I know its obnoxious to say “I told you so”, but I’m going to nevertheless. Back in June I told Pearls and Irritations readers that “the greatest danger to the ABC comes from within, from the board and the corporation’s management.” Last week’s events have proved me right. The current board represents a very narrow slice of Australian society, mainly conservative business-types and most were directly appointed by IPA member and communications minister Mitch Fifield. Now that they’ve revealed themselves as compromised, the question is: where do we go from here?
Back in June I gave the ABC board “a big B-minus for cultural diversity and understanding of public broadcasting.” I pointed out that most of them, including resigned chairman Justin Milne and just appointed acting-chairwoman Kirstin Ferguson (she’s on five other boards), have business backgrounds and “its hard to see how this qualifies them to run the most important cultural institution in the country.” I stand by that judgment.
What has become clear is that the central issue wasn’t Michelle Guthrie. As Peter Manning pointed out in Pearls and Irritations it was a mistake to have appointed her in the first place. The real problem lies with the people on the board and how they’re appointed.
Justin Milne inadvertently revealed all in an interview on 7.30 last Thursday. For him everything revolved around relationships with government which he described as “difficult”. “Because,” he said, “on the one hand the government provides the funding and on the other hand the ABC’s supposed to be independent of the guy…providing the funding. But you can’t go around irritating a person who is going to give you [that] funding.”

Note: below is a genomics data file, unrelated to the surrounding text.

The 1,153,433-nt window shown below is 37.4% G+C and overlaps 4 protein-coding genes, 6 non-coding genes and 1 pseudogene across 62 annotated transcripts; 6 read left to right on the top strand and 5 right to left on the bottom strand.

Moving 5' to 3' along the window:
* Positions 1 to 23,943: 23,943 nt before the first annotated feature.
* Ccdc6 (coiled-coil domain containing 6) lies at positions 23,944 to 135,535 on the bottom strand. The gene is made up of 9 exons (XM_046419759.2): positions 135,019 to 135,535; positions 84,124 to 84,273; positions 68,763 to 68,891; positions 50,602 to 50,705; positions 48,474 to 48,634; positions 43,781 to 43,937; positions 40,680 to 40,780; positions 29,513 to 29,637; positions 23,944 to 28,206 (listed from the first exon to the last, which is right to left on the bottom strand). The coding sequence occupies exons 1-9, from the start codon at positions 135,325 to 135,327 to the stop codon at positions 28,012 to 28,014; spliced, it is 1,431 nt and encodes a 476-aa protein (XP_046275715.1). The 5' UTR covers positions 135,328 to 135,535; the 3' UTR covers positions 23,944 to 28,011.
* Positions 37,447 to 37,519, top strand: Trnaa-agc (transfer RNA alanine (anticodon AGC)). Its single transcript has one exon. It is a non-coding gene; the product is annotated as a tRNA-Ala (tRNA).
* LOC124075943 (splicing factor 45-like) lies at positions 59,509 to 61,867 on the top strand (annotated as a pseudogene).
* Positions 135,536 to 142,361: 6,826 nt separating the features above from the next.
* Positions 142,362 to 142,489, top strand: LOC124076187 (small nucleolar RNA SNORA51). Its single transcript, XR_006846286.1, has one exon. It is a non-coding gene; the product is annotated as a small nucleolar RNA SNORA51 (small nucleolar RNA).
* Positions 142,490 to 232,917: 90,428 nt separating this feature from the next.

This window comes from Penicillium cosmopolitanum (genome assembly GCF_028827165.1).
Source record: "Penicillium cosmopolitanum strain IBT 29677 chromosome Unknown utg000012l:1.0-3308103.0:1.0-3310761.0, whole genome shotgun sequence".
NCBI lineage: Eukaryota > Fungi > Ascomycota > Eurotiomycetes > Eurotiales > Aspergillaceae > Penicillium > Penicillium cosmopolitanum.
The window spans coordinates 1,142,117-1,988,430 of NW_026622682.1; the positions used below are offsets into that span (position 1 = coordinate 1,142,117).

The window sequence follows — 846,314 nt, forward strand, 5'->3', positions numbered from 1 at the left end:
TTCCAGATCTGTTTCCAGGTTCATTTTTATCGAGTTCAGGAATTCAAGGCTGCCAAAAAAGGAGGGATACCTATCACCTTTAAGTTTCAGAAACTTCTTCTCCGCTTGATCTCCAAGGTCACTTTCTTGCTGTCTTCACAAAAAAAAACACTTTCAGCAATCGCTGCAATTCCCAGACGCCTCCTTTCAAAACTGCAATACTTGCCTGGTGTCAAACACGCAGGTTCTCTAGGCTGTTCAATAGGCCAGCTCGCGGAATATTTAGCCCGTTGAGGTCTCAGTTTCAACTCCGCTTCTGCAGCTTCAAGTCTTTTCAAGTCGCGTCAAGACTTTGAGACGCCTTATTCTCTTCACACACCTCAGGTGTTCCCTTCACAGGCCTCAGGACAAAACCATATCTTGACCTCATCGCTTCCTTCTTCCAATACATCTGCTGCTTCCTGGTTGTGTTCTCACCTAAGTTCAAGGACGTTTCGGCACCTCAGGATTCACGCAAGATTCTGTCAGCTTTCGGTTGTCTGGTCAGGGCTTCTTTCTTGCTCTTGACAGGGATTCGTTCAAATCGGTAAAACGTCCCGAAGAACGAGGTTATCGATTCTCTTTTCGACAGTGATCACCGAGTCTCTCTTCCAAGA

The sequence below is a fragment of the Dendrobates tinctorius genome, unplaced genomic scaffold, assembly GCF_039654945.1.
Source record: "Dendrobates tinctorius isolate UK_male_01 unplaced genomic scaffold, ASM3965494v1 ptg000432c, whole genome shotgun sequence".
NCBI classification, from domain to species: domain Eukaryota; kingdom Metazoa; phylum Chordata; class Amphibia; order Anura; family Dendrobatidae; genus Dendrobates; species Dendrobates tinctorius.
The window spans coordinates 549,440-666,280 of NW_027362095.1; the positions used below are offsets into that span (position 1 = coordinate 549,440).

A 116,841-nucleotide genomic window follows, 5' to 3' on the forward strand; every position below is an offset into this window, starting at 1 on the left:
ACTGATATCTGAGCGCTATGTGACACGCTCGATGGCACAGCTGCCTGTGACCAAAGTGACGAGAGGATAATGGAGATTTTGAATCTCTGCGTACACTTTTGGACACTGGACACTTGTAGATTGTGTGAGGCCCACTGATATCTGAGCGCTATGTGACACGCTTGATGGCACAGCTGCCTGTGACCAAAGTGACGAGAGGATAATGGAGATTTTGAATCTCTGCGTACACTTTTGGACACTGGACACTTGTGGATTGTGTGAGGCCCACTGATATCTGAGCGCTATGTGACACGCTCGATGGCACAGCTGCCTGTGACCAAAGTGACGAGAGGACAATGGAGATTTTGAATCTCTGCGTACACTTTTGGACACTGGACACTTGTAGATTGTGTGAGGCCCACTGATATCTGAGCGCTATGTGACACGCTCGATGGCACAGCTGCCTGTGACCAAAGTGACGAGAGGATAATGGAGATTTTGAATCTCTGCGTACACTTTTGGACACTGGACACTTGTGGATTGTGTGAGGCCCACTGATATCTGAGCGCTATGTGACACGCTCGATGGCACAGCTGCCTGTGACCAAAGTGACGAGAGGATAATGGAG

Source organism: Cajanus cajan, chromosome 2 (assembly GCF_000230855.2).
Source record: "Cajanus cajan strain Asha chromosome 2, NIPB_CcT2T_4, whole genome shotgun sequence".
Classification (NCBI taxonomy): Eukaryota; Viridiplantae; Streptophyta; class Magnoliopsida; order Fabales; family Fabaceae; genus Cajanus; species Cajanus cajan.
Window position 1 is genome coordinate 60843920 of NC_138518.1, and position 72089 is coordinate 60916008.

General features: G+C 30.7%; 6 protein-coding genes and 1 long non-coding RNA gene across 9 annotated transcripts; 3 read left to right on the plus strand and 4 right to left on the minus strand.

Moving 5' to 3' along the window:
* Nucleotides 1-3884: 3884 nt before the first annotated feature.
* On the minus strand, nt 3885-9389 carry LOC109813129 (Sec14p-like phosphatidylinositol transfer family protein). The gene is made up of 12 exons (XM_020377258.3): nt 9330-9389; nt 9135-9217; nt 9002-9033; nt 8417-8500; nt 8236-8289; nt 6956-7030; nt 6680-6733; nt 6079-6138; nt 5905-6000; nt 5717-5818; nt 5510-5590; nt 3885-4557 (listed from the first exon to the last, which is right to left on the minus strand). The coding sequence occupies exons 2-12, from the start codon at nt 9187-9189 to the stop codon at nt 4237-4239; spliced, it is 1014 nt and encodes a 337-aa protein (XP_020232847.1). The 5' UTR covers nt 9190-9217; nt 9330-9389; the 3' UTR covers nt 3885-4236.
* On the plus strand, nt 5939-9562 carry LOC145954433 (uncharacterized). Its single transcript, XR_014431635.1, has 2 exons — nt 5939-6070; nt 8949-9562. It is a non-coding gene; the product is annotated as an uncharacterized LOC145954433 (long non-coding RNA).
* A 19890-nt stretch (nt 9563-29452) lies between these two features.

He claimed that “The government is a fundamentally important stakeholder in the ABC…I think its the role of the board to be a conduit so the left hand knows what the right hand’s doing and we understand how [the government] feels about things.” Significantly Milne never mentioned the public which he re-enforced by saying that he felt “disinclined” to provide any more information about why Guthrie was dismissed by saying all the public wanted was just “juicy details.”
However, on The Drum last Thursday evening former managing director, Donald McDonald responded saying that “one of the absolute prime duties [of the board] is upholding the ABC’s independence and caring for the organization and its people. You can get caught up mistakenly in the notion that ‘he who pays the piper calls the tune.’ The piper is being paid by the taxpayers of Australia, not by the government…. They’re doing it on behalf of the people.”
On the same Drum programme former communications advisor, Emma Dawson, said that protecting the independence of the ABC is one of the critical functions of the board. She emphasized that the ABC is responsible to its stakeholders which she identified as “the people of Australia” and not the government. She said that recent boards have “a mindset that’s come from a commercial, business environment that doesn’t understand that…they’re [acting] on behalf of the people.”